The valuation outcome at a whole Fund level had been positive, with the funding level improving slightly from around 115% to around 116%, largely because of investment returns significantly above the level forecast at the last valuation.  Although the value of the Fund had increased by around £1 billion or 25% in the three years since the last valuation, an increase to the expected future inflation rate and a reduction in expected future investment returns had meant the value of liabilities and the future cost of providing scheme benefits had also increased significantly.


The main tax-raising employers in the Fund would see an increase in their employer contribution rate for the three years up to the next valuation.  At the end of the three years their employer rates would have increased by 1.5% of pensionable pay.  It was highlighted that these employers would still be paying some of the lowest employer contribution rates in the LGPS nationally, partly as a consequence of the Fund’s ongoing funding surplus. As at the last valuation, prudence was being applied by the Fund by reducing expectations of the level of future investment returns.


The actuary would continue to work to complete the remaining individual employer outcomes and they would be issued as they were finalised.  The final valuation report would be completed by 31 March 2023 and published on the Fund website, with a link circulated to all employers and other relevant parties including Committee and Teesside Pension Board Members.


ORDERED that the report was received and noted.



Revised Funding Strategy Statement pdf icon PDF 349 KB

Additional documents:


A report was presented, the purpose of which was to ask Members to approve a revised Funding Strategy Statement (FSS), a copy of which was attached at Appendix A to the submitted report.


The Fund actuary presented a report to the Committee at its meeting on 21 October 2022, setting out proposals to consult with the Pension Fund Employers on changes to the Funding Strategy Statement.


The revised FSS was in a more accessible format and took into account the changing regulations and environment the Fund worked in and also reflected the updated approach to funding working with the new Fund actuary (Hymans Robertson).


The most significant changes to the FSS included:


  • Review of funding assumptions and approach

            The actuary had reviewed the funding approach and assumptions as part of             the 2022 valuation. These had been updated to reflect Hymans Robertson’s             actuarial methodology, and emerging experience and market conditions as             at 31 March 2022, The revised approach and assumptions were incorporated             into the updated FSS.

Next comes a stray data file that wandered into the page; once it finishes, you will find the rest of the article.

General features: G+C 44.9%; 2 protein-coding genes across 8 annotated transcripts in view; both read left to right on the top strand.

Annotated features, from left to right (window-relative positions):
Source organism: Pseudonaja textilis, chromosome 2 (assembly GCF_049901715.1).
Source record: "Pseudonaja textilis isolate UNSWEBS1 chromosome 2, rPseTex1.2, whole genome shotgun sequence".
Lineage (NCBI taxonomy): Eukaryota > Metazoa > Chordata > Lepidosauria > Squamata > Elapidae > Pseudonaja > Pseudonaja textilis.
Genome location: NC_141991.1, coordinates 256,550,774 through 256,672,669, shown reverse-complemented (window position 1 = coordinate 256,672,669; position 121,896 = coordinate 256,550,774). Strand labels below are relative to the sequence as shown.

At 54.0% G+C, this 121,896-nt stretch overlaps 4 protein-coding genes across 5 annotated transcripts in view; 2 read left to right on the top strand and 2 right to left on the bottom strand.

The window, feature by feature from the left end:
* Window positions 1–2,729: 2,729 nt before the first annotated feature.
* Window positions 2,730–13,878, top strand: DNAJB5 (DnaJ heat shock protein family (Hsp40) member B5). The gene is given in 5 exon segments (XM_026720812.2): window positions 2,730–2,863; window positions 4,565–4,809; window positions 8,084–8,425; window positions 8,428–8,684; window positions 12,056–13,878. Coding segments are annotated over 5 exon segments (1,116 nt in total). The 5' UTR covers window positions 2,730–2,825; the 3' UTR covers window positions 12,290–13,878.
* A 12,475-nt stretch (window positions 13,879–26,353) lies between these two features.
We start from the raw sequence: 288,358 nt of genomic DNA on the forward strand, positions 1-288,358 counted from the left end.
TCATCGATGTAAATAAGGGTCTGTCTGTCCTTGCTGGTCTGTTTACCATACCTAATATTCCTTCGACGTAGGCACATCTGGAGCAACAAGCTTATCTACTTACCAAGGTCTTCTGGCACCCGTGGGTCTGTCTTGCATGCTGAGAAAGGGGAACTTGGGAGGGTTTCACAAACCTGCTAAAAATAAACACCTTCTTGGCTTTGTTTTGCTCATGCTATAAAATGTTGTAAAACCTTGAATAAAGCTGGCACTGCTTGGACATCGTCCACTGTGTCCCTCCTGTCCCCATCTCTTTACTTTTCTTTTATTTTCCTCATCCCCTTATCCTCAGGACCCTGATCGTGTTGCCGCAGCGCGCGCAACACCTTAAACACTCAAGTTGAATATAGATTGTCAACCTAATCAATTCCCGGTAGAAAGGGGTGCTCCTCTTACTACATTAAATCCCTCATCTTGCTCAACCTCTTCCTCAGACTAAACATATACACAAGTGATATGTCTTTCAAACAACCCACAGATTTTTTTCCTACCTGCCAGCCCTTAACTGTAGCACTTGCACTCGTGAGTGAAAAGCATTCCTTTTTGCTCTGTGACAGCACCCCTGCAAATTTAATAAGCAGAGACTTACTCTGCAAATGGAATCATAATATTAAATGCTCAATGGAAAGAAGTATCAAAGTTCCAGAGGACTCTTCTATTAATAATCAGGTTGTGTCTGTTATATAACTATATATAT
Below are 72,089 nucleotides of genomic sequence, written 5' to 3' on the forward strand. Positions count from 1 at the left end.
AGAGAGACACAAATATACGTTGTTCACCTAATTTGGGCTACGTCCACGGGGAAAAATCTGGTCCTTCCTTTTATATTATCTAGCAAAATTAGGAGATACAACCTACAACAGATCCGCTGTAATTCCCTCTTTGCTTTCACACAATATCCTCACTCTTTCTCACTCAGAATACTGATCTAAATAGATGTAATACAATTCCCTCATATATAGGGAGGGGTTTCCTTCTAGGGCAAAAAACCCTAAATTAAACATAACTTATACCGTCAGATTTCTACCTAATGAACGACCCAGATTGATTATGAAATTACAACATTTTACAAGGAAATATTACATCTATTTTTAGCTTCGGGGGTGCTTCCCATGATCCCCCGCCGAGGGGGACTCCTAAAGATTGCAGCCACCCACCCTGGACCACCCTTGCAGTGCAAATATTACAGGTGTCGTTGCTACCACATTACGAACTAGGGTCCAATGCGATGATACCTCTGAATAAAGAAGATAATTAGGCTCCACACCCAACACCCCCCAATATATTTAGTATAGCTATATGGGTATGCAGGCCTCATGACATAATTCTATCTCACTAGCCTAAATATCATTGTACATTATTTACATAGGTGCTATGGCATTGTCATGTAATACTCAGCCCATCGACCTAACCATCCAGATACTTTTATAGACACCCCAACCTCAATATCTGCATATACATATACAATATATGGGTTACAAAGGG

• Climate risk

            The Fund recognised that climate change was a key risk due to the             open-ended time horizons of the liabilities.  As part of the modelling             analysis for reviewing the Council’s contribution strategy, the actuary had             stress-tested the results under additional climate scenarios.  The updated             FSS included this ongoing work.


  • Risk-based exit valuation approach

            The Fund had reviewed the approach to cessation valuations that were             carried out when an employer left the Fund. The previous approach was             closely tied to gilt yields on a particular day, an approach which introduced             much volatility into cessation valuations over time.  The revised approach was             instead linked to the expected investment return of the assets held by the             Fund, with a prudent level of risk incorporated for the protection of the Fund.


Concern was raised in relation to employees who were transferred via TUPE regulations where the new employer might subsequently decide to leave the Fund.  It was clarified that employees who transferred to an admission body would have all the protections and that protection would follow them.   The changes to the FSS would streamline some of those issues so that there would be less incentive for Employers to leave the Fund and no gain in the future.